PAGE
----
TED Education Helps Educators Bring TED Into the Classroom

I overheard hubby listening to a TED Talk the other day and I overheard him exclaim, "All Ted Talks should be animated!" My first thought was, "Huh?" never having caught an animated TED Talk before, myself. So I did a little digging and it turns out that the smart folks over at TED have developed a resource for educators called, TED Education or TED-ED.

The idea might seem somewhat redundant, considering that the TED Talks site is pretty much a giant learning repository. But the idea is to enable educators to contribute their best lessons to TED, for sharing with other educators. Here's how it works:
  • First teachers submit a lesson plan and if accepted, create a recording of 10 minutes or less.
  • TED-ED selects the best lessons, has them animated (by animators who also go through a submission and selection process) 
  • The videos are then shared on the TED-ED website
But they're not done yet.

You see, the TED-Ed site is more like a mashup site: educators are invited to convert (or "Flip") TED videos and re-share them back to the site with lesson plans. They can then use the site to track the class or a student's progress. Flipped lessons are subject to voting by other site members, and the best ones are showcased with a higher profile.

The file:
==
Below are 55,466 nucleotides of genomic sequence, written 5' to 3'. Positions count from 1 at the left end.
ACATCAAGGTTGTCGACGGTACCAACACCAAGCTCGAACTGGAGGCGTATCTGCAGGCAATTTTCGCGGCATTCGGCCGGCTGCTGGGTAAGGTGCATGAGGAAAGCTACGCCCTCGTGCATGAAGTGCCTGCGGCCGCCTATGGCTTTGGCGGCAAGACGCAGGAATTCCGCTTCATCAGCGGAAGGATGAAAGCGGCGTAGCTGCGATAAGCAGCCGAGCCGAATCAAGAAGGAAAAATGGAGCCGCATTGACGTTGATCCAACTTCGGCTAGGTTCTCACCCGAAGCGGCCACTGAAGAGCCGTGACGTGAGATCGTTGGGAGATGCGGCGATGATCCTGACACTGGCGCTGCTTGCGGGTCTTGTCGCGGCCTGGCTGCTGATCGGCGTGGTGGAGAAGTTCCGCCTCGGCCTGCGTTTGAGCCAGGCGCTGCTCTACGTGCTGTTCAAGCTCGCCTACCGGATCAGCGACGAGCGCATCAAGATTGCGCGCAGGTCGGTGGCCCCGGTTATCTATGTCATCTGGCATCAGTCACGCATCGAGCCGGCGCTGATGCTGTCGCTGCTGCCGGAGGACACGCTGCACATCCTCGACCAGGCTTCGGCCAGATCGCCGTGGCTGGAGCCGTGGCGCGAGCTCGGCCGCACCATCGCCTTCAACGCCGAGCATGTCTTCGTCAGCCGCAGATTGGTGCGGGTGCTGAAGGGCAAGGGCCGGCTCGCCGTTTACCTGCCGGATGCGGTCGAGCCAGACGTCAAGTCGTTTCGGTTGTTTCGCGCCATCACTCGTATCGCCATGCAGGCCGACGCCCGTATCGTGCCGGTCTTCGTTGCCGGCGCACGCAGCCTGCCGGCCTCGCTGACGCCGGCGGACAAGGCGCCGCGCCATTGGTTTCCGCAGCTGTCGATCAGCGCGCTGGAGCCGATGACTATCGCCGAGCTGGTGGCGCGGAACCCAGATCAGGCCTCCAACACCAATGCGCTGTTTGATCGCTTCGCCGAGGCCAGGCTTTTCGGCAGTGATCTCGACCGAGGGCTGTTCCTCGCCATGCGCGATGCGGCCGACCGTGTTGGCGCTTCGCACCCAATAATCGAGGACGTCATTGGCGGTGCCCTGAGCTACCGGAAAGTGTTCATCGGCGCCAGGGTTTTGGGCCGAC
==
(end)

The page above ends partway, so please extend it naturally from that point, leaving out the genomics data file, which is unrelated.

It's like a TED social network to promote education and the propagation of big ideas among the younger generation. So of course, I completely love the idea of it. The Dude is more engaged working on projects where he can use multiple sources of information: for his latest science project, he reviewed government research papers he found online, videos and blogs. The ability to switch between reading and watching videos kept his engagement level up during the weeks he worked on the project. It's easier to reach kids when there are a variety of tools to spark their enthusiasm. This TED-Ed project has just become a family resource, for sure.

Here's an overview of TED-Ed:


And here's the video that hubby was originally watching (a good one!):



(Source: Hubby)